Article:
The Fourth of July is traditionally a day when America celebrates its fortunes and the rest of the world salutes admiringly. Patriotism and pride are still in plentiful supply but there is an undeniable level of fear and polarisation that makes this an Independence Day like no other.
This week, the US exceeded 50,000 new coronavirus cases on multiple days, more than double the rate of just a few weeks ago.
As anxious Americans looked to their president for leadership, Donald Trump turned the White House podium into a political pulpit. Even an issue like wearing face masks in public has become partisan.
Midweek, as the bad news emerged the pandemic was reasserting its deadly hold on several states, Mr Trump said: "I think at some point that's going to sort of just disappear, I hope."
A day later he pointedly appeared before reporters, without a face mask, and said, "We have some areas where we are putting out the flames, or the fires, and that's working out well." He went on to assert that the United States, like Europe and China, was "getting it under control".
But as many worried US medical commentators have noted, the virus is not under control; it is in control. Record-shattering numbers of new cases were reported in six states: California, Georgia, Texas, North Carolina, Arizona and Alaska.
It is in the interests of all that the world's most stable democracy regains a sense of equilibrium and finds a way to address its political, structural and societal weaknesses.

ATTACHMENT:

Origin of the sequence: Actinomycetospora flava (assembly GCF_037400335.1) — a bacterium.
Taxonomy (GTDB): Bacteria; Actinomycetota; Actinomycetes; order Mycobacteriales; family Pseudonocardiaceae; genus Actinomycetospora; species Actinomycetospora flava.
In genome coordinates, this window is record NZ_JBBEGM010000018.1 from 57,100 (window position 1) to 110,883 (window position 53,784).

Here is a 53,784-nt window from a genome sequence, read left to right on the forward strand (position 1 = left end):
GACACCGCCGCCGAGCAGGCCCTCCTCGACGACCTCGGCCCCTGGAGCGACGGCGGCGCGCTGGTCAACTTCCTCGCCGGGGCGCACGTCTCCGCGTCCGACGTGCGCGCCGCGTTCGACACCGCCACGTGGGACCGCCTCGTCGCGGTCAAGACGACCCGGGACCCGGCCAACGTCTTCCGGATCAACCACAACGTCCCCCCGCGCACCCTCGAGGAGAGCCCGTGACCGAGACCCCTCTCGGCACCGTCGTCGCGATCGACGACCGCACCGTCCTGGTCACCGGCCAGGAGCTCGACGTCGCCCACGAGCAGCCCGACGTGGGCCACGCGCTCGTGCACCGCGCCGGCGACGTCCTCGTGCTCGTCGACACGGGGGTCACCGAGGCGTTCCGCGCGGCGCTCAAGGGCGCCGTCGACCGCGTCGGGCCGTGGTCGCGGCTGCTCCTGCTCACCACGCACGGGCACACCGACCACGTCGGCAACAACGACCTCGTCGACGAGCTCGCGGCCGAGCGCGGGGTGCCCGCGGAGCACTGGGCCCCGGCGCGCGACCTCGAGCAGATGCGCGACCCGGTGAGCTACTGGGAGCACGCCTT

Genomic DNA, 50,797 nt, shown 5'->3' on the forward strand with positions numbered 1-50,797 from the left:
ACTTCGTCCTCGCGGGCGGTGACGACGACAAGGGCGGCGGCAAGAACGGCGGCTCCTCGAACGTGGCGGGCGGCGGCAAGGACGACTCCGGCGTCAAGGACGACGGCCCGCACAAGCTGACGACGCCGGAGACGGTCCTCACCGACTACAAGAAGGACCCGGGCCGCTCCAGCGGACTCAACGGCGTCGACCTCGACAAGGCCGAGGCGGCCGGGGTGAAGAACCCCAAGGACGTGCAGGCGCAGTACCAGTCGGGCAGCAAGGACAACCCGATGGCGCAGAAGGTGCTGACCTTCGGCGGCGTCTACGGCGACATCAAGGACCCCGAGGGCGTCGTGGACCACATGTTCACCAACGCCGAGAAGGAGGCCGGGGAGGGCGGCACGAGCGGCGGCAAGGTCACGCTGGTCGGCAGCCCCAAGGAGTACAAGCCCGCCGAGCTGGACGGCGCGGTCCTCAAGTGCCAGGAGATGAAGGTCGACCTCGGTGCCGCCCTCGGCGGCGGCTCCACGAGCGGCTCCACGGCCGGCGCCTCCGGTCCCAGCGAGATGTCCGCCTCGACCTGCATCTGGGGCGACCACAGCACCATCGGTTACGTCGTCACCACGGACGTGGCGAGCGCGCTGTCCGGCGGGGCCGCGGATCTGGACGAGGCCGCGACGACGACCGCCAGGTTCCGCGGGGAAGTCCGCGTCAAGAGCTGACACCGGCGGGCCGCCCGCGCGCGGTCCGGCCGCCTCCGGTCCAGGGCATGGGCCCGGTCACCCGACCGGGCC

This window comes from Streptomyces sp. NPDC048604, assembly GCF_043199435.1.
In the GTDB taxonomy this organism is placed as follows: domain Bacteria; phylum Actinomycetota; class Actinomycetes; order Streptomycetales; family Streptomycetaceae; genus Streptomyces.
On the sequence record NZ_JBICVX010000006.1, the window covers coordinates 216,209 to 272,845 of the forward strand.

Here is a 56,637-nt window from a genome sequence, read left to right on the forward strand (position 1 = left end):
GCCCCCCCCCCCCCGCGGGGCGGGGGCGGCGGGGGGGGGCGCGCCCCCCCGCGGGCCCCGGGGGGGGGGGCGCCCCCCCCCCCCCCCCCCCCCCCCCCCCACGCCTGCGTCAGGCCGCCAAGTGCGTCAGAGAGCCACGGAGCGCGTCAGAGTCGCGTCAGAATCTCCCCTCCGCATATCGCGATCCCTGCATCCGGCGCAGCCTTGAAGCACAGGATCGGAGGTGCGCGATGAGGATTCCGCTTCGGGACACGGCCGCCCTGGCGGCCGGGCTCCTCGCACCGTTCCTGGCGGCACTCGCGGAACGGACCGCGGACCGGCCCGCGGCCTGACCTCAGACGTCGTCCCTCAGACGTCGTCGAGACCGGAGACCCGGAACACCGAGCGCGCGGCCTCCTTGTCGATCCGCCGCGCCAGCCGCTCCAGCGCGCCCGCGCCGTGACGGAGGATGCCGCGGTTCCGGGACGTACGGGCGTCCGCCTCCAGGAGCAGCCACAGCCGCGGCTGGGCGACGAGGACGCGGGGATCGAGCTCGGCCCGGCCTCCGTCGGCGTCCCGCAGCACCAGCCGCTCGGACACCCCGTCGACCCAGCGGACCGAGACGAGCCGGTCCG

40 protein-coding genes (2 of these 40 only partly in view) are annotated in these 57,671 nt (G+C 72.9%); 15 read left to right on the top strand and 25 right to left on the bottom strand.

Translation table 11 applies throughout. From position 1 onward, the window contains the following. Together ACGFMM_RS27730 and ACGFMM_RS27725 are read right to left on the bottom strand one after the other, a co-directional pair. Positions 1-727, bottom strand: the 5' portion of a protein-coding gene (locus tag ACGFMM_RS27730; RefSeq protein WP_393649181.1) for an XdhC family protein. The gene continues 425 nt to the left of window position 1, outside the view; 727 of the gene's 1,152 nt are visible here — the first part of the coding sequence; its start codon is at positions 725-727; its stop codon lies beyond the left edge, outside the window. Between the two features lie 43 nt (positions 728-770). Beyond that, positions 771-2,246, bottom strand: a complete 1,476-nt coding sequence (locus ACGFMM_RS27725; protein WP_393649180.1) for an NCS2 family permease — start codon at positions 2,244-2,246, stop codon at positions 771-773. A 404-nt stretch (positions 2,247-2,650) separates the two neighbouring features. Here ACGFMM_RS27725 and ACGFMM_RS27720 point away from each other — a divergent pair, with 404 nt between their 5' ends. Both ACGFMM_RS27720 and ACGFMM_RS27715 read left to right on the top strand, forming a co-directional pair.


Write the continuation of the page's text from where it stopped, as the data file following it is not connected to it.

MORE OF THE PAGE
Mr Trump has undeniably made the pandemic worse in many ways. Critics say he showed far more concern for the health of the numbers on Wall Street than for the health of workers. He allowed the wearing of a mask to become a matter of political persuasion. In an Orlando suburb, protesters chanted, "My body, my choice", after county officials mandated face coverings.
Early in the pandemic, people received invoices for thousands of dollars on seeking a Covid-19 test. It is feared the complete inability of the world superpower to suppress a disease that most other countries managed to contain will have real economic costs.
As one US columnist put it: "When writers speak of American decline, they're usually talking about international power - the rise of China and the waning of US hegemony."
But for most Americans such concerns are now remote. The struggles in their daily lives are more immediate. In five months, the pandemic has killed nearly 19 times as many Americans as have died in the wars in Iraq and Afghanistan, yet much of the population have had to get used to avoiding hospitals because of the bills they might face.
Perhaps the dream of the Founding Fathers was always a little over the rainbow, but it was a vision nonetheless. And its traces are becoming ever more faint in Mr Trump's bid to make America great again.